The timesaving guide to bringing technology into schools

Consider this your straightforward digital guide that will get any school on the path to effective technology integration.

Getting Started

Any educational organisation is looking to see how digital media will disrupt its organisational model. And it will quickly come to the conclusion that it needs, in part at least, in order to be able to offer education across digital media and, in doing so, create different models for education delivery beyond the classroom. It needs to transform the way it looks at delivering education, not just to offer a digital alternative to the traditional model, but also to give students exposure to mechanisms of learning they will use throughout their adult working lives.

There are a number of models of blended learning, but it’s more a matter of the mindset – to allow different schools to adopt different approaches – than it is about being prescriptive. But there are useful approaches to share:

There will be no one-size model for every school to adopt wholesale – the schools will be on a spectrum of digitisation – from fairly basic adoption to a full-scale blended model. To succeed, digital must be a part of the way you do things, and not a separate team or workstream which is all too easy for the rest of the organisation to ignore. This is, therefore, about embedding digital across the whole school, so that, within, say, five years, your school is an organisation which is digital by default.


Photo by Marta Markes on Unsplash

The Ingredients

To create a digital organisation, there must be a number of key ingredients:

Platform: A digital platform that allows for your school to adapt it to your own needs, which is intuitive for the user while containing the functional needs of parents, student and teachers

Content: Content on that platform that meets and anticipates those needs. This content will come from the curation of quality content on the web, the signing of school-wide licencing deals and the creation of bespoke school content (which may have re-sale value)

Format: A policy on formatting which understand the digital habits of pupils, teachers and parents

Digital PD: A program of digital professional development for teachers which encourages them to adopt digital methodologies and encourages them to do so.

IT needs: A program of needs analysis with your IT team to enable them to equip schools with the capacity to deliver digital education and the creation of digital delivery programs for each school.

Digital curriculum: A program to develop a digital curriculum for pupils to set accepted standards across the network (with the provision for different standards for different schools models) on devices, formats, storage, behaviour and so on.

Data: The long-term adoption of better data gathering on attendance, performance, achievement etc to create data profiles of pupils to better personalise and incentivise their education.

– Digital culture: The creation of a culture of innovation and experimentation to allow the digitally savvy to develop their own digital work, with a network to share that best practice

– Partnerships: Your school is new to the market – to fast-track understanding, you could make partnerships with companies large and small to facilitate speedier delivery of projects

– Profitability: Digital content is unlikely to make huge profits, and that may not be the driving force for your school, but there will be instances where you can re-format content and take it to markets outside of the school network to make some money (to be reinvested) and build a reputation for digital delivery and innovation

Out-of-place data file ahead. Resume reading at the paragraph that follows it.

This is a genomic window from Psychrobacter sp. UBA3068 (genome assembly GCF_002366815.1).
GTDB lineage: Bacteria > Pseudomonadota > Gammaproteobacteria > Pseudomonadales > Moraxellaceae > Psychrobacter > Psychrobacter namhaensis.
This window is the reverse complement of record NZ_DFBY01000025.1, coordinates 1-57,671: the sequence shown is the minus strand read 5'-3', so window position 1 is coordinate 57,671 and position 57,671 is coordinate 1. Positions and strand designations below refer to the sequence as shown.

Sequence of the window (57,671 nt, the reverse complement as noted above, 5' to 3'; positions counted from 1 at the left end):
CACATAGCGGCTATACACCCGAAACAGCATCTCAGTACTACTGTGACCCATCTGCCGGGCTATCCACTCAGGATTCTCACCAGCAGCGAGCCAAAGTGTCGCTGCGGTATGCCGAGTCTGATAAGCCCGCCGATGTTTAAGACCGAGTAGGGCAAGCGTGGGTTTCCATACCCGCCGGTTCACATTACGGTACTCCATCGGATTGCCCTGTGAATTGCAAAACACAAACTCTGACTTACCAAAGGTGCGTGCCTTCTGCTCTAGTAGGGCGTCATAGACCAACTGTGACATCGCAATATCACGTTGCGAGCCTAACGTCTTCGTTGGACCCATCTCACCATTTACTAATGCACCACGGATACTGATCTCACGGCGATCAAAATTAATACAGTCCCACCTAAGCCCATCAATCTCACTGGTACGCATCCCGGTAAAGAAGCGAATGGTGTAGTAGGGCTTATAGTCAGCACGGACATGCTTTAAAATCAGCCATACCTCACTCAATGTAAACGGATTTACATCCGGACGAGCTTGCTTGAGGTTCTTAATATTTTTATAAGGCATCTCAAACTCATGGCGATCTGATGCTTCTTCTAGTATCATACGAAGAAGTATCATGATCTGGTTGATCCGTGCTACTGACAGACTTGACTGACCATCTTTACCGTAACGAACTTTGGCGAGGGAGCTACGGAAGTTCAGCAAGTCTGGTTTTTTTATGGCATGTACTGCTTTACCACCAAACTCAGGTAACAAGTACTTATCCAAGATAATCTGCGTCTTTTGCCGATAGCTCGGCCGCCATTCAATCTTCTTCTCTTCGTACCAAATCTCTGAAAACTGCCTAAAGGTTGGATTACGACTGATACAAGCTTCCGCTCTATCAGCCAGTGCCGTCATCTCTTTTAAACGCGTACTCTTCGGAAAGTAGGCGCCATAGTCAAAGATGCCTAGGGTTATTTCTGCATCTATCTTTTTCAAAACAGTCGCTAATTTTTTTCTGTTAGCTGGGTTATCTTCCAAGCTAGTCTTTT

– Reputation: A newly digitised school needs to change its external reputation to one of a digitally aware company. Much of this comes from delivering rather than talking about it, but you must look to change the way you present ourselves. This starts with the websites, but also includes your presence at conferences, your range of contacts, your external messaging.

See also: 5 digital tools (and tips) that will help new school leaders

Photo: Unsplash


Fundamentals To Consider

As with any digital media project, there are certain fundamentals which have to be thought through:

1) Audience – user-centred learning

Both students and teachers will better engage with digital curriculum resources that explicitly address the target audience profile and the intended objectives and that are aligned with curriculum and assessment standards.

To ensure your resource is focused on the target learner:

  • Describe who the target user is (eg background, age, language)
  • Take into account their prior knowledge of the subject
  • Define the learning objectives of the resource, aligning them with the relevant curriculum content descriptions and achievement standards
  • Be aware of the need to be inclusive (eg by taking into account l earning styles, cultures, disabilities, genders)
  • Consider how the resource is likely to be used (eg alone, as part of a group, with or without teacher support)
  • Plan the context, content and behaviour around engaging the target user (eg visuals, interactivity, humour, media types).

2) Interactivity

Effective digital learning design uses interactivity to engage the user in a meaningful activity with a purpose.

Digital curriculum resources offer opportunities for varied interactive experiences, enabling learners to:

  • Make choices and decisions
  • Inquire, investigate and problem solve
  • Gain feedback on progression and achievement
  • Interpret information and apply new knowledge in a range of contexts
  • Develop and present final products
  • Communicate and collaborate.

3) Engagement

Engagement and motivation are achieved through a mix of aesthetic, technical and educational design.

Things to consider that are central to engaging learning design:

  • How to achieve a high level of interaction (for individual learners, between groups of learners and between learners and the teacher)
  • What sort of innovation and creativity will stimulate highly technology-literate learners